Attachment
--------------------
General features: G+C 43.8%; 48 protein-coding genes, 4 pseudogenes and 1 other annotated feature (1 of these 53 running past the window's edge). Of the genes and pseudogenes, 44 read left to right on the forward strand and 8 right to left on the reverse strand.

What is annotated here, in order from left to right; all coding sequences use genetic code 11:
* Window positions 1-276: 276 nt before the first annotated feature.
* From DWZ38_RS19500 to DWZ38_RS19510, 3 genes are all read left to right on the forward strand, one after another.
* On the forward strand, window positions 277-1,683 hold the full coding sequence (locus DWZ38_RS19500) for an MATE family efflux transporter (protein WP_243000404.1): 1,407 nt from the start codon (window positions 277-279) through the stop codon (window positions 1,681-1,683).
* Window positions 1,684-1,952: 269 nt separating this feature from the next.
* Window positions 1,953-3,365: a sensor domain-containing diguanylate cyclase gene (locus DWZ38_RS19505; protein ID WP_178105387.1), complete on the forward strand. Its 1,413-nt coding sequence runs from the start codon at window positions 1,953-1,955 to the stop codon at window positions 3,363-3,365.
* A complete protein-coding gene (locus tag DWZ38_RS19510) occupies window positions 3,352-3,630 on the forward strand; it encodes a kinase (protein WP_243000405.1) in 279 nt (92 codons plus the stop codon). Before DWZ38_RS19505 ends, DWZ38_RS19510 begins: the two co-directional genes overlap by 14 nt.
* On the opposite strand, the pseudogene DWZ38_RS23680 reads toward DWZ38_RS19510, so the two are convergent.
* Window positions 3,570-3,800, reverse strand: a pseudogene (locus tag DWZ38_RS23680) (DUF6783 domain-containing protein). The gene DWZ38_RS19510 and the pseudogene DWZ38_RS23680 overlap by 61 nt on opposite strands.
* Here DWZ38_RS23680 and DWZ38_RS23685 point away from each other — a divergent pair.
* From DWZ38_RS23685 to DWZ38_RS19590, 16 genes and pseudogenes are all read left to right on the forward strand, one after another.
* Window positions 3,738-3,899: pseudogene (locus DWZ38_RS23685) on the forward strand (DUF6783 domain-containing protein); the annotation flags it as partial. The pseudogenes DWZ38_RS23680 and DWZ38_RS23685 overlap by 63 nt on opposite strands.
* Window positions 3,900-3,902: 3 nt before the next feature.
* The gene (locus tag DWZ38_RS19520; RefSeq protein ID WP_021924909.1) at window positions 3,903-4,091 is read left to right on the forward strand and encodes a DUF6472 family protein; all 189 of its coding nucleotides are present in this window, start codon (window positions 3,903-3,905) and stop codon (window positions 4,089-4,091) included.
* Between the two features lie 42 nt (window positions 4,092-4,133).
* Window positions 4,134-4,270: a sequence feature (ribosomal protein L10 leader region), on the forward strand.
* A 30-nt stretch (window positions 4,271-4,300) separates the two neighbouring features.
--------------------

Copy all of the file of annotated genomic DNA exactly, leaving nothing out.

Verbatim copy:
General features: G+C 43.8%; 48 protein-coding genes, 4 pseudogenes and 1 other annotated feature (1 of these 53 running past the window's edge). Of the genes and pseudogenes, 44 read left to right on the forward strand and 8 right to left on the reverse strand.

What is annotated here, in order from left to right; all coding sequences use genetic code 11:
* Window positions 1-276: 276 nt before the first annotated feature.
* From DWZ38_RS19500 to DWZ38_RS19510, 3 genes are all read left to right on the forward strand, one after another.
* On the forward strand, window positions 277-1,683 hold the full coding sequence (locus DWZ38_RS19500) for an MATE family efflux transporter (protein WP_243000404.1): 1,407 nt from the start codon (window positions 277-279) through the stop codon (window positions 1,681-1,683).
* Window positions 1,684-1,952: 269 nt separating this feature from the next.
* Window positions 1,953-3,365: a sensor domain-containing diguanylate cyclase gene (locus DWZ38_RS19505; protein ID WP_178105387.1), complete on the forward strand. Its 1,413-nt coding sequence runs from the start codon at window positions 1,953-1,955 to the stop codon at window positions 3,363-3,365.
* A complete protein-coding gene (locus tag DWZ38_RS19510) occupies window positions 3,352-3,630 on the forward strand; it encodes a kinase (protein WP_243000405.1) in 279 nt (92 codons plus the stop codon). Before DWZ38_RS19505 ends, DWZ38_RS19510 begins: the two co-directional genes overlap by 14 nt.
* On the opposite strand, the pseudogene DWZ38_RS23680 reads toward DWZ38_RS19510, so the two are convergent.
* Window positions 3,570-3,800, reverse strand: a pseudogene (locus tag DWZ38_RS23680) (DUF6783 domain-containing protein). The gene DWZ38_RS19510 and the pseudogene DWZ38_RS23680 overlap by 61 nt on opposite strands.
* Here DWZ38_RS23680 and DWZ38_RS23685 point away from each other — a divergent pair.
* From DWZ38_RS23685 to DWZ38_RS19590, 16 genes and pseudogenes are all read left to right on the forward strand, one after another.
* Window positions 3,738-3,899: pseudogene (locus DWZ38_RS23685) on the forward strand (DUF6783 domain-containing protein); the annotation flags it as partial. The pseudogenes DWZ38_RS23680 and DWZ38_RS23685 overlap by 63 nt on opposite strands.
* Window positions 3,900-3,902: 3 nt before the next feature.
* The gene (locus tag DWZ38_RS19520; RefSeq protein ID WP_021924909.1) at window positions 3,903-4,091 is read left to right on the forward strand and encodes a DUF6472 family protein; all 189 of its coding nucleotides are present in this window, start codon (window positions 3,903-3,905) and stop codon (window positions 4,089-4,091) included.
* Between the two features lie 42 nt (window positions 4,092-4,133).
* Window positions 4,134-4,270: a sequence feature (ribosomal protein L10 leader region), on the forward strand.
* A 30-nt stretch (window positions 4,271-4,300) separates the two neighbouring features.